Centre alters norms on foreign hospitality nod

Updated on Nov 22, 2022 02:31 AM IST

After the fresh guidelines, Rule 7 of the Foreign Contribution Regulation Rules, 2011 says that “any person belonging to these categories who wishes to avail foreign hospitality shall apply to the central government in electronic form in Form FC-2 for prior permission to accept such foreign hospitality”.

The FCRA Act aims to prohibit acceptance and utilisation of foreign contribution or foreign hospitality for any activities detrimental to national interest.
The FCRA Act aims to prohibit acceptance and utilisation of foreign contribution or foreign hospitality for any activities detrimental to national interest.

The ministry of home affairs (MHA) on Monday revised its guidelines related to acceptance of foreign hospitality by members of legislatures, office-bearers of political parties, judges, government officials and employees of corporations who travel outside India, asking them to seek prior “online” permission from it.

After the fresh guidelines, Rule 7 of the Foreign Contribution Regulation Rules, 2011 says that “any person belonging to these categories who wishes to avail foreign hospitality shall apply to the central government in electronic form in Form FC-2 for prior permission to accept such foreign hospitality”.

All such applications, according to the rule, should be accompanied by an invitation letter from the host or the host country, and administrative clearance of the ministry or department concerned in case of visits sponsored by them at least two weeks before the proposed date of journey.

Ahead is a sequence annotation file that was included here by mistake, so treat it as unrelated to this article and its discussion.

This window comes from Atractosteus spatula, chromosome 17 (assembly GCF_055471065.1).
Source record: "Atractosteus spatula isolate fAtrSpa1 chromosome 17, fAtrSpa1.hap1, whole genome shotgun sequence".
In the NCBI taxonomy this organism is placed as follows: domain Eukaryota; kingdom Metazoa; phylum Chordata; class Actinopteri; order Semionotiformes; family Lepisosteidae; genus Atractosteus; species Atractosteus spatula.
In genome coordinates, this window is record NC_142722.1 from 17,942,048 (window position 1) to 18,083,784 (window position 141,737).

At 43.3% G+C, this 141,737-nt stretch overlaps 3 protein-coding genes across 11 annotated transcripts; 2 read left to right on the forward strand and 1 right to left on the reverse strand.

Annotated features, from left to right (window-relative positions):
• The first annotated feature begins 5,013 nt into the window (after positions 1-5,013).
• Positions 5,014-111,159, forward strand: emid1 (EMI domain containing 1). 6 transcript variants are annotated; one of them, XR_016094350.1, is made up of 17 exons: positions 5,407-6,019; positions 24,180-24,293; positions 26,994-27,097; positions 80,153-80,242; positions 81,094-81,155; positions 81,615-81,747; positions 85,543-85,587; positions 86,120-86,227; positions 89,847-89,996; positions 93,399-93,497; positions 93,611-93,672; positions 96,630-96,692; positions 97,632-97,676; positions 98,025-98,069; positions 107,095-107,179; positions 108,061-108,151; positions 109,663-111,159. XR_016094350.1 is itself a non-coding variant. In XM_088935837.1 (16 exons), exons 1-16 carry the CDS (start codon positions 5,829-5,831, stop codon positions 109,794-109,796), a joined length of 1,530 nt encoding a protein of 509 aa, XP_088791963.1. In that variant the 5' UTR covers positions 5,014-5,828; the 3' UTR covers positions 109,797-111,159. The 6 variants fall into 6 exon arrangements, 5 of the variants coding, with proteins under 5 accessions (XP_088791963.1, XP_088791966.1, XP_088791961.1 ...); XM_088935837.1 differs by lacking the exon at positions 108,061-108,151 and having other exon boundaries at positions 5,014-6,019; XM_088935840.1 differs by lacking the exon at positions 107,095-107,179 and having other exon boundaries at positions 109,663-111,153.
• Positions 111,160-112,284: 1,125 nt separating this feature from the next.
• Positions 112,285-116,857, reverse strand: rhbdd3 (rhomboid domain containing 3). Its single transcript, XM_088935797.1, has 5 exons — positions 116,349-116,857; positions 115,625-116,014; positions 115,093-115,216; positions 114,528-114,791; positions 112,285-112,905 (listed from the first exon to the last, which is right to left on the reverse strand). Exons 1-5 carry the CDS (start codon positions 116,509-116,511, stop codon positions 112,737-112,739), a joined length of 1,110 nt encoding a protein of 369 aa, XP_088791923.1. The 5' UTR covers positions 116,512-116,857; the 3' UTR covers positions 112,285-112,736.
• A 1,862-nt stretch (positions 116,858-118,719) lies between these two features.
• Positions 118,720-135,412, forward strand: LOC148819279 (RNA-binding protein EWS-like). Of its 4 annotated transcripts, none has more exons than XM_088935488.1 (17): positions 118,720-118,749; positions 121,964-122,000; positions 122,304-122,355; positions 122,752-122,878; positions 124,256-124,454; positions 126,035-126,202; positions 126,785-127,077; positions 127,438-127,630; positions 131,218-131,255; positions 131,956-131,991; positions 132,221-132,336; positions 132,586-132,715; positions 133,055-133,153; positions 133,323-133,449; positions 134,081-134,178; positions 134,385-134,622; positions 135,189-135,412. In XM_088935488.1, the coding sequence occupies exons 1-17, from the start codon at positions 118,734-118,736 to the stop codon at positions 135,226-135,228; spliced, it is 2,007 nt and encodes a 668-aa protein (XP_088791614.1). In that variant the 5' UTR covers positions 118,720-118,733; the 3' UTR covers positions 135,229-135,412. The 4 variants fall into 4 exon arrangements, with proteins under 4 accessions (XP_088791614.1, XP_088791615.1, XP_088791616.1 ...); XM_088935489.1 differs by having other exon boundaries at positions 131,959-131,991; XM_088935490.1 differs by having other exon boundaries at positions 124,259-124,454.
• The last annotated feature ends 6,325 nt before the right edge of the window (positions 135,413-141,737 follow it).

“As per rule 7 of FCRR 2011, applicants are required to submit FC-2 Form electronically in website [https://fcraonline.nic.in.xn--%2C-to0a/]https://fcraonline.nic.in,’” the guidelines issued on Monday said.

A senior official, who asked not to be named, said: “The provision for intimating the Centre ‘online’ has been there since 2015 but it was not included in the guidelines, which has been done on Monday. Prior to 2015, the entire process was offline”.

Under the Foreign Contribution Regulation Act (FCRA), any offer made in cash or kind by a foreign source for providing a person with the cost of travel to any foreign country or territory or with free board, lodging, transport or medical treatment is considered as foreign hospitality.

The guidelines issued on Monday said that prior permission is not needed in cases where the entire expenditure on the proposed foreign visit is being met by the central government or state government or any central or state public sector unit (PSU). Permission is also not needed when the proposed visit is being undertaken in personal capacity and the entire expenditure is being borne by that person; or when foreign hospitality is being provided by an Indian national living in a foreign country. Visits where members of the Indian parliamentary delegation are visiting a foreign country under bilateral exchange and in courses approved by the government also do not need prior permission.

The FCRA Act aims to prohibit acceptance and utilisation of foreign contribution or foreign hospitality for any activities detrimental to national interest.

In November 2020, the MHA made the FCRA rules stricter, stating that organisations which may not be directly linked to a political party but engage in political action like “bandhs”, “hartals” and “rasta roko” will be considered of political nature if they participate in active politics or party politics. The organisations covered under this category include farmers’ organisations, students or workers’ organisations and caste-based outfits.

In the amended FCRA rules — the law was tweaked in September, 2020 — the government barred public servants from receiving foreign funding and made Aadhaar mandatory for every office-bearer of NGOs. The new law also says that organisations receiving foreign funds will not be able to use more than 20% of such funds for administrative purposes. This limit was 50% earlier.

The MHA informed Parliament in March this year that it has refused to renew the FCRA licences of 466 non-government organisations since 2020 for not fulfilling eligibility criteria in accordance with provisions of the law.

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